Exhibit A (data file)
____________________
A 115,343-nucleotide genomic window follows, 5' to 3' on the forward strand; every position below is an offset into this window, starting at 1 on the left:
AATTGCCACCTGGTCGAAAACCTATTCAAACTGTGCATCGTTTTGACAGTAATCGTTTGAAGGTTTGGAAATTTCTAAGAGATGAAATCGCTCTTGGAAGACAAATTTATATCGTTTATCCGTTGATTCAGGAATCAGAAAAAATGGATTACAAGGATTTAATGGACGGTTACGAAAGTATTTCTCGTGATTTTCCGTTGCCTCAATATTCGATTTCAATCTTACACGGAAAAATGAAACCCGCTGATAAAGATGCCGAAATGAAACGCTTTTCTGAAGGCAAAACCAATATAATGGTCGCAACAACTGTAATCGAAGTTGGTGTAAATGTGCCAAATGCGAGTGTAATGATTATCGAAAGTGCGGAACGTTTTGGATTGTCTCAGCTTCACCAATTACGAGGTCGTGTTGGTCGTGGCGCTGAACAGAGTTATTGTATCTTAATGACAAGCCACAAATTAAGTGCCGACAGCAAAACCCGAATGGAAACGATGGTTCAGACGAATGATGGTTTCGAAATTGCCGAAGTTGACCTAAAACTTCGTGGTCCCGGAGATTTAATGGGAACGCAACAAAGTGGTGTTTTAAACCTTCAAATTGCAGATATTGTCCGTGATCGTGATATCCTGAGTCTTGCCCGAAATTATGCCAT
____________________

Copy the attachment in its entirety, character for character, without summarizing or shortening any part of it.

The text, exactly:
A 115,343-nucleotide genomic window follows, 5' to 3' on the forward strand; every position below is an offset into this window, starting at 1 on the left:
AATTGCCACCTGGTCGAAAACCTATTCAAACTGTGCATCGTTTTGACAGTAATCGTTTGAAGGTTTGGAAATTTCTAAGAGATGAAATCGCTCTTGGAAGACAAATTTATATCGTTTATCCGTTGATTCAGGAATCAGAAAAAATGGATTACAAGGATTTAATGGACGGTTACGAAAGTATTTCTCGTGATTTTCCGTTGCCTCAATATTCGATTTCAATCTTACACGGAAAAATGAAACCCGCTGATAAAGATGCCGAAATGAAACGCTTTTCTGAAGGCAAAACCAATATAATGGTCGCAACAACTGTAATCGAAGTTGGTGTAAATGTGCCAAATGCGAGTGTAATGATTATCGAAAGTGCGGAACGTTTTGGATTGTCTCAGCTTCACCAATTACGAGGTCGTGTTGGTCGTGGCGCTGAACAGAGTTATTGTATCTTAATGACAAGCCACAAATTAAGTGCCGACAGCAAAACCCGAATGGAAACGATGGTTCAGACGAATGATGGTTTCGAAATTGCCGAAGTTGACCTAAAACTTCGTGGTCCCGGAGATTTAATGGGAACGCAACAAAGTGGTGTTTTAAACCTTCAAATTGCAGATATTGTCCGTGATCGTGATATCCTGAGTCTTGCCCGAAATTATGCCAT